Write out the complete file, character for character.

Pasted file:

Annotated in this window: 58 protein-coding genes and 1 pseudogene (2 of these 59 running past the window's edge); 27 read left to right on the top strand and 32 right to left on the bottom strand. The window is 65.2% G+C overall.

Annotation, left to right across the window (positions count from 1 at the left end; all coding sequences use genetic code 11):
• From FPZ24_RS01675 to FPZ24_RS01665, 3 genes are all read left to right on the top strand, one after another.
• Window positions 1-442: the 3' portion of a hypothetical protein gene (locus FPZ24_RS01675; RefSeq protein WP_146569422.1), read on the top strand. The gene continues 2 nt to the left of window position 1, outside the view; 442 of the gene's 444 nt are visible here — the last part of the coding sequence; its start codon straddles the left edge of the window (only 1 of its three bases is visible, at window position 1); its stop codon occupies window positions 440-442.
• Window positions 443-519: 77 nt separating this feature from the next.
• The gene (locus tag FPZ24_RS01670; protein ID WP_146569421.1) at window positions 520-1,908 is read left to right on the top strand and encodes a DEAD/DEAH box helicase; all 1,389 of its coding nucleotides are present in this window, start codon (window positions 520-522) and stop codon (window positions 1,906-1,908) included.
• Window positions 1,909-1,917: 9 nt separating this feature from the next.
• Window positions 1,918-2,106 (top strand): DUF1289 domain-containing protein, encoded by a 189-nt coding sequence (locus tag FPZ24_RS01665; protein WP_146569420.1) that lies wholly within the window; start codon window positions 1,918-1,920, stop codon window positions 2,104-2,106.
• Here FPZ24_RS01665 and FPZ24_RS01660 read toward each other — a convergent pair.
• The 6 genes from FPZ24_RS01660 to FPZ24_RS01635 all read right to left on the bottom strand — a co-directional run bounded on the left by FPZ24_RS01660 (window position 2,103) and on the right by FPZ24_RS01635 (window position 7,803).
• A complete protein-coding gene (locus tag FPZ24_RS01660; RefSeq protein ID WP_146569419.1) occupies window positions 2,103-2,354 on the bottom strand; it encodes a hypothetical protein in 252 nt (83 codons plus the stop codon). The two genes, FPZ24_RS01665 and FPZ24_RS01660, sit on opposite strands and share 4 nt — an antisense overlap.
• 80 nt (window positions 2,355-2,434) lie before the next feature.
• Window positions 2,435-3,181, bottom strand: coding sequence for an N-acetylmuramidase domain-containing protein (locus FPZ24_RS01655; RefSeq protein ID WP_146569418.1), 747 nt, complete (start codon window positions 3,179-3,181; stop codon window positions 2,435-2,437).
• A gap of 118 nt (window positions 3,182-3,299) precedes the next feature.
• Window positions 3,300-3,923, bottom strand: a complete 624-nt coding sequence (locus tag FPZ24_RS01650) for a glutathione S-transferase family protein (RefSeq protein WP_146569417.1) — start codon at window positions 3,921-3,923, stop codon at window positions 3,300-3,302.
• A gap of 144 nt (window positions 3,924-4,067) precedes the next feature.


Annotated in this window: 58 protein-coding genes and 1 pseudogene (2 of these 59 running past the window's edge); 27 read left to right on the top strand and 32 right to left on the bottom strand. The window is 65.2% G+C overall.

Annotation, left to right across the window (positions count from 1 at the left end; all coding sequences use genetic code 11):
• From FPZ24_RS01675 to FPZ24_RS01665, 3 genes are all read left to right on the top strand, one after another.
• Window positions 1-442: the 3' portion of a hypothetical protein gene (locus FPZ24_RS01675; RefSeq protein WP_146569422.1), read on the top strand. The gene continues 2 nt to the left of window position 1, outside the view; 442 of the gene's 444 nt are visible here — the last part of the coding sequence; its start codon straddles the left edge of the window (only 1 of its three bases is visible, at window position 1); its stop codon occupies window positions 440-442.
• Window positions 443-519: 77 nt separating this feature from the next.
• The gene (locus tag FPZ24_RS01670; protein ID WP_146569421.1) at window positions 520-1,908 is read left to right on the top strand and encodes a DEAD/DEAH box helicase; all 1,389 of its coding nucleotides are present in this window, start codon (window positions 520-522) and stop codon (window positions 1,906-1,908) included.
• Window positions 1,909-1,917: 9 nt separating this feature from the next.
• Window positions 1,918-2,106 (top strand): DUF1289 domain-containing protein, encoded by a 189-nt coding sequence (locus tag FPZ24_RS01665; protein WP_146569420.1) that lies wholly within the window; start codon window positions 1,918-1,920, stop codon window positions 2,104-2,106.
• Here FPZ24_RS01665 and FPZ24_RS01660 read toward each other — a convergent pair.
• The 6 genes from FPZ24_RS01660 to FPZ24_RS01635 all read right to left on the bottom strand — a co-directional run bounded on the left by FPZ24_RS01660 (window position 2,103) and on the right by FPZ24_RS01635 (window position 7,803).
• A complete protein-coding gene (locus tag FPZ24_RS01660; RefSeq protein ID WP_146569419.1) occupies window positions 2,103-2,354 on the bottom strand; it encodes a hypothetical protein in 252 nt (83 codons plus the stop codon). The two genes, FPZ24_RS01665 and FPZ24_RS01660, sit on opposite strands and share 4 nt — an antisense overlap.
• 80 nt (window positions 2,355-2,434) lie before the next feature.
• Window positions 2,435-3,181, bottom strand: coding sequence for an N-acetylmuramidase domain-containing protein (locus FPZ24_RS01655; RefSeq protein ID WP_146569418.1), 747 nt, complete (start codon window positions 3,179-3,181; stop codon window positions 2,435-2,437).
• A gap of 118 nt (window positions 3,182-3,299) precedes the next feature.
• Window positions 3,300-3,923, bottom strand: a complete 624-nt coding sequence (locus tag FPZ24_RS01650) for a glutathione S-transferase family protein (RefSeq protein WP_146569417.1) — start codon at window positions 3,921-3,923, stop codon at window positions 3,300-3,302.
• A gap of 144 nt (window positions 3,924-4,067) precedes the next feature.